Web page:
The biggest news on the Windows 8.1 app front is that Microsoft has confirmed Skype will replace Microsoft’s Windows 8 Messaging app. It'll now become the go-to service for video, voice and instant messaging communication.
Microsoft has also taken the opportunity to refine and adjust existing native Windows 8.1 apps to make them slicker and add extra functionality and in its own words, ‘put creativity in your hands’.
The camera app now let’s you take photos when you are shooting video, the ability to rewind photos BlackBerry 10-style and take panorama pics using Microsoft Photosynth. In the process of the changes, Microsoft has decided to drop built-in Facebook and Flickr support.
The new Movie Moments app is a very simplified video editing app where you can trim footage, add music, text and special effects.
Microsoft’s Photo app lets you edit snaps within the application and Fresh Paint now adds improved stylus and pen input support with greater SkyDrive integration to import paintings from the cloud.
New Windows 8.1 apps
Microsoft has also been busy making its own apps that include something for foodies and fitness-lovers. The Food & Drink app, powered by Bing, pulls in 100,000 new recipes, a wine encyclopaedia and plenty of culinary tips.
The Health & Fitness app provides insight into exercise routines, nutrition and includes a symptom tracker. Other notable new apps include a Reading List, which saves articles that can be read later on, and the more straightforward sounding Alarms, Sound Recorder and Calculator.
New Lock Screen and Start screen features
If you want to liven up your Lock Screen, Windows 8.1 now lets you add a photo slide show (Android 4.1 Jelly Bean Daydream anyone?) but also more useful features like the ability to access the camera without unlocking. This lets you take pictures quickly, as well as accept voice and video calls without faffing around.
Bored of the static landscape shot? You can now personalise your Start Screen using the new Motion Accents that allow you to add live backgrounds.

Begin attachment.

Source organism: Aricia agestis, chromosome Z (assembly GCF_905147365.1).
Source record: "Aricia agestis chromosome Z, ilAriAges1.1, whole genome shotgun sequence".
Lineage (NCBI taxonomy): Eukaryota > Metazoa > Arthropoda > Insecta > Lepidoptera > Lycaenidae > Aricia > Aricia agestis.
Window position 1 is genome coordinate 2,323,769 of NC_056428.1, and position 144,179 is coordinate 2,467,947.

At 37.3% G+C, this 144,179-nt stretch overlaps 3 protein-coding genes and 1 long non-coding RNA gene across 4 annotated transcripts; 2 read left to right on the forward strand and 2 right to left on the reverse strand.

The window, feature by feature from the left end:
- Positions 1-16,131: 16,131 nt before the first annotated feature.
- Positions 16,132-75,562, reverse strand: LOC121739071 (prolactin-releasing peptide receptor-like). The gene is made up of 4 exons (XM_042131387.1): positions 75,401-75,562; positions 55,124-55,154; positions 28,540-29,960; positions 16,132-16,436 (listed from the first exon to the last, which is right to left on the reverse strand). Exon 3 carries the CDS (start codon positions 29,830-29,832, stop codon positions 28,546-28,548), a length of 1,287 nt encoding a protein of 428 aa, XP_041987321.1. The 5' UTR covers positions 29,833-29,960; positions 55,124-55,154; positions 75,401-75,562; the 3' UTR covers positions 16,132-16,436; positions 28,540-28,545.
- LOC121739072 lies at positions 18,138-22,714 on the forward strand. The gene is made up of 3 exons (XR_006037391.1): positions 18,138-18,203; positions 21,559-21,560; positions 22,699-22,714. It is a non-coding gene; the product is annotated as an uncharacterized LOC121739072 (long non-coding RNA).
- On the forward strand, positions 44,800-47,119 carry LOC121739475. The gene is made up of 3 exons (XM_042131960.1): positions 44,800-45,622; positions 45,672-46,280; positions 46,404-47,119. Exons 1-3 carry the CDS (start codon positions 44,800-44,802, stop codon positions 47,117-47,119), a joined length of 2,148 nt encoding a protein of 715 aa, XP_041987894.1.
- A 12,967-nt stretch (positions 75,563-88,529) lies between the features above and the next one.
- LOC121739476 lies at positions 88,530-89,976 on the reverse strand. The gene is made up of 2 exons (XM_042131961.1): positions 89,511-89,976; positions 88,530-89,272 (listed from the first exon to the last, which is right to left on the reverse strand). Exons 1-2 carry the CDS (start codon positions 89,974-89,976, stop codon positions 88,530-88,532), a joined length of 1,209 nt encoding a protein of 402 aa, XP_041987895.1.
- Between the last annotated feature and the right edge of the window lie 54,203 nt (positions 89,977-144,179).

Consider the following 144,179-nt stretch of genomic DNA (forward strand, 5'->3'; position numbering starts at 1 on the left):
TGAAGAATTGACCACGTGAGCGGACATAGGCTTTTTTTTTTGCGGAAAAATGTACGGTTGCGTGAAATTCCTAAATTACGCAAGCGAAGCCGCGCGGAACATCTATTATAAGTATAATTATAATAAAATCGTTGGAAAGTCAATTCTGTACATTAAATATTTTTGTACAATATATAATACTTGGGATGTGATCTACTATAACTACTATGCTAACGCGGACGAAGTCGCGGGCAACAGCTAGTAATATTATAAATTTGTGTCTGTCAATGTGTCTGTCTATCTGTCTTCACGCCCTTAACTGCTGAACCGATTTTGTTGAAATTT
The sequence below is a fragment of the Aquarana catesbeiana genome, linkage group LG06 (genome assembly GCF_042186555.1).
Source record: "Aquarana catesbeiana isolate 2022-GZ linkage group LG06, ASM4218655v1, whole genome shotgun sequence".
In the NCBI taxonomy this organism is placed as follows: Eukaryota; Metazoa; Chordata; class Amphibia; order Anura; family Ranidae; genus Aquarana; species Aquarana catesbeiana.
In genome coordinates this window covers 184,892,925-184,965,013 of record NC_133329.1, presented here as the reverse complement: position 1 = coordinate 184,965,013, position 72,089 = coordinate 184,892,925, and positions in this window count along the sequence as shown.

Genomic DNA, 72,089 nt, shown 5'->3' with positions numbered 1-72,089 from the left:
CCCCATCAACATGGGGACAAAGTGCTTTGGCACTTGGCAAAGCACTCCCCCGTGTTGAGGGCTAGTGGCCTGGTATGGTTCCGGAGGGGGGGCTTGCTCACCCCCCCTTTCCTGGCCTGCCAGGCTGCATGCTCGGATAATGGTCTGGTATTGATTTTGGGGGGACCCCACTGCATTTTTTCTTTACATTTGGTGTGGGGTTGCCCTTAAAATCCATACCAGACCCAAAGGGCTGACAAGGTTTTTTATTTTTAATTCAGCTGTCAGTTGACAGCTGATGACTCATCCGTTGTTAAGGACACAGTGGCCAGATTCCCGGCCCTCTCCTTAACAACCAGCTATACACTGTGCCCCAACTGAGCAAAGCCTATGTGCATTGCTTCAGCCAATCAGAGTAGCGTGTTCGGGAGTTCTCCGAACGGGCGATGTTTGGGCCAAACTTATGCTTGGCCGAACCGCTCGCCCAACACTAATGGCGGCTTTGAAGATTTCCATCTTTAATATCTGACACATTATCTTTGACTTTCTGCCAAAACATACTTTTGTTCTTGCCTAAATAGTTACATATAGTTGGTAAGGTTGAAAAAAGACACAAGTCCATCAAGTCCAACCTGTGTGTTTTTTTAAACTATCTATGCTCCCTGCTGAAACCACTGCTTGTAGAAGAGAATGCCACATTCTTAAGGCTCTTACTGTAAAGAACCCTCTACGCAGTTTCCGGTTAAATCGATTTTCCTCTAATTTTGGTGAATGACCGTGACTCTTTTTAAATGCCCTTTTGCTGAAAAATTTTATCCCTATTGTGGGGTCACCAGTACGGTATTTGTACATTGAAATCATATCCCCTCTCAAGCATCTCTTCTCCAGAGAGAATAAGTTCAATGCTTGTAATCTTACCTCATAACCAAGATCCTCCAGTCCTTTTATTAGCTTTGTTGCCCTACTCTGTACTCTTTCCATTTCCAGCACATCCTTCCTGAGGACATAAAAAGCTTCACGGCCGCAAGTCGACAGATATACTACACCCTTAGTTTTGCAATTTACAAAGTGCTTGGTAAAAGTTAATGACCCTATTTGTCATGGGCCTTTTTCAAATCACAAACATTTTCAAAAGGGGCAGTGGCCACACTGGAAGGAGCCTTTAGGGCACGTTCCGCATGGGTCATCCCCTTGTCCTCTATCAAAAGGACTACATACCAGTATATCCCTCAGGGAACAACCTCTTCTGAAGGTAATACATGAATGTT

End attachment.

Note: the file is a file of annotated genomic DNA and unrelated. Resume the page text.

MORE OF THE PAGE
Having two applications open at once was already possible on the first version of Windows 8. The latest update now allows you to open those windows side by side with a more even 50/50 split. It will also let you have up to four apps open on one screen, adding the ability to alter the size of the applications if you are trying to focus on one more than the others.
Making search work more comprehensively across hardware, the web and cloud storage, the Bing-powered search has been refined in Windows 8.1. It now lets you search everything on your device, from Windows 8 apps and information hidden inside Microsoft Word documents, to content nestling inside your more deeply integrated SkyDrive account.
Search results will present images, video and other content related to your query with preview thumbnails for related web links. Another handy new search feature is the ability to search for text within photos in SkyDrive.
A feature that is perhaps more geared towards James Bond or business folk using Windows 8 is the additional layer of enterprise-grade security that now has biometric authentication enabled. You can now use fingerprint technology to protect important data and files that you don’t want to fall into the wrong hands, so expect to see a load more tablets and laptops with scanners on them.
So that’s our pick of the best Windows 8.1 features. While you could argue many of these should have been in the orignal release, there's no doubting there's plenty of useful additions that will make Windows 8 significantly better to use.
We will have a full Windows 8.1 review soon, but for those who have already had a play let us know what you make of it in the comments section below.